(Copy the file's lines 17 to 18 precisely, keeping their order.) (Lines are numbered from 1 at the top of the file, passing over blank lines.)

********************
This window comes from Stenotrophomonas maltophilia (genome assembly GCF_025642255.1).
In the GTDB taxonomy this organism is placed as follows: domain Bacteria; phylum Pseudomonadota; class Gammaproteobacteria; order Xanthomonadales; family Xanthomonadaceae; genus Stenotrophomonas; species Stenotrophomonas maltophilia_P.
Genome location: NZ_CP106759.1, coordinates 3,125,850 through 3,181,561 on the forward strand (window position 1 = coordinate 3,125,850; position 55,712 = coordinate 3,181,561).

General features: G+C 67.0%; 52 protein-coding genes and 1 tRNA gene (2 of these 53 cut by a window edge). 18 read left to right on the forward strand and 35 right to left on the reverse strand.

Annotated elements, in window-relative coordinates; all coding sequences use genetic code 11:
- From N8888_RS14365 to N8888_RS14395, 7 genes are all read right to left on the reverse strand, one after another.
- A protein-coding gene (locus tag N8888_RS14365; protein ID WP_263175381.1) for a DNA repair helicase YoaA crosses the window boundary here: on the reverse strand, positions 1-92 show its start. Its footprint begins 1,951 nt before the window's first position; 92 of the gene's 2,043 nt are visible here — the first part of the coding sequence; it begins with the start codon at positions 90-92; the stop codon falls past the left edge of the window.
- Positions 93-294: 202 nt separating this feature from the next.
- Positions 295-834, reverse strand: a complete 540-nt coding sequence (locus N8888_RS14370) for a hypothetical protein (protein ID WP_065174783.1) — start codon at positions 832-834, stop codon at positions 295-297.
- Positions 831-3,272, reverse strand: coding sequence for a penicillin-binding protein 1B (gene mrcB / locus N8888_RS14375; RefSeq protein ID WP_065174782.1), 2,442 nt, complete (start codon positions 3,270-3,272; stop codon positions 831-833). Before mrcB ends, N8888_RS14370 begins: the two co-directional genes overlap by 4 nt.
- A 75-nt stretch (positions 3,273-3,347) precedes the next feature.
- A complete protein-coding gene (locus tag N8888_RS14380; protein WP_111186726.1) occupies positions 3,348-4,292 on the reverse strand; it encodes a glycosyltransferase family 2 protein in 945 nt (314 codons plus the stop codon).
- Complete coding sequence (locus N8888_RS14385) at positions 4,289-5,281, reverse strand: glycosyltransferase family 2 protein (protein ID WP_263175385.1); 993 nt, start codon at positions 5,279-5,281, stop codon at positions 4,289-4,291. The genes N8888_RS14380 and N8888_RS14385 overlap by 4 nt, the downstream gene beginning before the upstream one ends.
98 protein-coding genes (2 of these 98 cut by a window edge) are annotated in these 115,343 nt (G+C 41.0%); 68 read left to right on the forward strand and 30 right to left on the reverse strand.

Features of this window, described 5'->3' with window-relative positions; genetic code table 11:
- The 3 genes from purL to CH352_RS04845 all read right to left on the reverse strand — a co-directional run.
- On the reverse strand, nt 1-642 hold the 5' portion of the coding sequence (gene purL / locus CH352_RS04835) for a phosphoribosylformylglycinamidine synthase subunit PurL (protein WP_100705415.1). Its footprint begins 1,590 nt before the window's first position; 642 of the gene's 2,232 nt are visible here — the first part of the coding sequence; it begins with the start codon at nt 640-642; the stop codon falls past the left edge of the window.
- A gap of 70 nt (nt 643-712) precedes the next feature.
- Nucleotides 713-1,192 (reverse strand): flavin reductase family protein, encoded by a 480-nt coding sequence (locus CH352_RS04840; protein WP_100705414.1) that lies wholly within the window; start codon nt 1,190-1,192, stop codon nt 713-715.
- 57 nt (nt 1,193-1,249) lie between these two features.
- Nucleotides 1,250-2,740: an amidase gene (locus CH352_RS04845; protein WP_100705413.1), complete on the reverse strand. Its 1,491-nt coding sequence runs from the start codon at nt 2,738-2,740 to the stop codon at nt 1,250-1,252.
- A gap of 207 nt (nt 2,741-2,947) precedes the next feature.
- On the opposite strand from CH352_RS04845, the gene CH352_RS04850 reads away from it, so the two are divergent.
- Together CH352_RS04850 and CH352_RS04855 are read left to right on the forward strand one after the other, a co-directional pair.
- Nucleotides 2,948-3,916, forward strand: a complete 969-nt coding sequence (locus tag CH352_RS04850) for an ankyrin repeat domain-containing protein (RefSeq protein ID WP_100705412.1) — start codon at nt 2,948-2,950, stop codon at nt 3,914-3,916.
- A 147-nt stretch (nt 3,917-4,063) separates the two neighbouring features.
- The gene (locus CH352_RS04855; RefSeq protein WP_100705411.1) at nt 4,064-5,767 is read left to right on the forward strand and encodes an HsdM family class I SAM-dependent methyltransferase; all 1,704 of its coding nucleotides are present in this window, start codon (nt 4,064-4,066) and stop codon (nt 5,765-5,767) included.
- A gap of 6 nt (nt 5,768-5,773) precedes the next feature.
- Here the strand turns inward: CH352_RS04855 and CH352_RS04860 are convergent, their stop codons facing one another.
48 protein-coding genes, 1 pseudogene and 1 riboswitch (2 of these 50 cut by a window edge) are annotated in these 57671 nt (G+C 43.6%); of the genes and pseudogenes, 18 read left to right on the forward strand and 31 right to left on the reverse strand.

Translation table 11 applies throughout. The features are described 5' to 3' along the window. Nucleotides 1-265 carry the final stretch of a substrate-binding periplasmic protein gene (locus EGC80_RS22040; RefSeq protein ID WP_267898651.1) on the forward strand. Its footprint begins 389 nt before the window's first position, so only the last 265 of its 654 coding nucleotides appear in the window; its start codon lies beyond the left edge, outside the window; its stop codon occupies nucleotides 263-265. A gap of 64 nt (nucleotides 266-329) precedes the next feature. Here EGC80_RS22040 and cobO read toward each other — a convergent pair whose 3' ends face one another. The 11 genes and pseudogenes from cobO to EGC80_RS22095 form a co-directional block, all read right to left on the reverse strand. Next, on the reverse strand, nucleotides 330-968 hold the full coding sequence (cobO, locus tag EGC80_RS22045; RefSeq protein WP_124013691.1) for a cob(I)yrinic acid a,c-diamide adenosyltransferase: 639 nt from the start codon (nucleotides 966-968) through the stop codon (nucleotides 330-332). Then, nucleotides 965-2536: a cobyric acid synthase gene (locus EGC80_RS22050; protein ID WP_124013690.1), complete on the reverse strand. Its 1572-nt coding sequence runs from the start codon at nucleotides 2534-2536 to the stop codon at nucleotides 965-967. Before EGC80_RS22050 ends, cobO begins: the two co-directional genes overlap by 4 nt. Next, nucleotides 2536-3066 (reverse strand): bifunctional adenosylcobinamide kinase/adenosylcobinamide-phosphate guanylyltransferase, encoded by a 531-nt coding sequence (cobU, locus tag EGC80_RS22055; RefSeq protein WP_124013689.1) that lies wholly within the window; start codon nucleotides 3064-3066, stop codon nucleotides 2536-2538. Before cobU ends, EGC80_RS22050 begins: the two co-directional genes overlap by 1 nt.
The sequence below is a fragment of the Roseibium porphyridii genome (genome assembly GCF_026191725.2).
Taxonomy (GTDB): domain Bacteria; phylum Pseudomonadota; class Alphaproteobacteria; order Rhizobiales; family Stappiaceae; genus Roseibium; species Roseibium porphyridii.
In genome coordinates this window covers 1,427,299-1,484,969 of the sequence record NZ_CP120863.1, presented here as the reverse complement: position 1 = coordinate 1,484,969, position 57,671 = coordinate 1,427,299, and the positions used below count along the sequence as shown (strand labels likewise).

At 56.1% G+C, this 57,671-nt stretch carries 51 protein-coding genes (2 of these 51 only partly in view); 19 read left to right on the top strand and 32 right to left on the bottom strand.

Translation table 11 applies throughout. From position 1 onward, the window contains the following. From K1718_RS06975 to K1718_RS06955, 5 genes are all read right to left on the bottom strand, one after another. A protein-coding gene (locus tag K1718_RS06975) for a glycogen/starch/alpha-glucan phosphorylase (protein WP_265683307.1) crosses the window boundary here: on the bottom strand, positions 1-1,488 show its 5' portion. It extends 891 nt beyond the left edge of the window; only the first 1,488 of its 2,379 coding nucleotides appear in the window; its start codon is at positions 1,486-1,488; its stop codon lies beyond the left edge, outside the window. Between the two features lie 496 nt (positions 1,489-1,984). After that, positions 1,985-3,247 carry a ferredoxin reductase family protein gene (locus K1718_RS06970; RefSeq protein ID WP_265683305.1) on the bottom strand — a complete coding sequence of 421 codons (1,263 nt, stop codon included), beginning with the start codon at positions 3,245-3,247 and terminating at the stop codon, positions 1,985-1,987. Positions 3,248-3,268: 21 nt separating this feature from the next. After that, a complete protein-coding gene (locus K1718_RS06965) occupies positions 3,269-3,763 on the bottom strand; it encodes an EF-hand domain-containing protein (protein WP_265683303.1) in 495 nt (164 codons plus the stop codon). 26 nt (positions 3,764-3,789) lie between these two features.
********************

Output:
- On the reverse strand, nt 1-642 hold the 5' portion of the coding sequence (gene purL / locus CH352_RS04835) for a phosphoribosylformylglycinamidine synthase subunit PurL (protein WP_100705415.1). Its footprint begins 1,590 nt before the window's first position; 642 of the gene's 2,232 nt are visible here — the first part of the coding sequence; it begins with the start codon at nt 640-642; the stop codon falls past the left edge of the window.
- A gap of 70 nt (nt 643-712) precedes the next feature.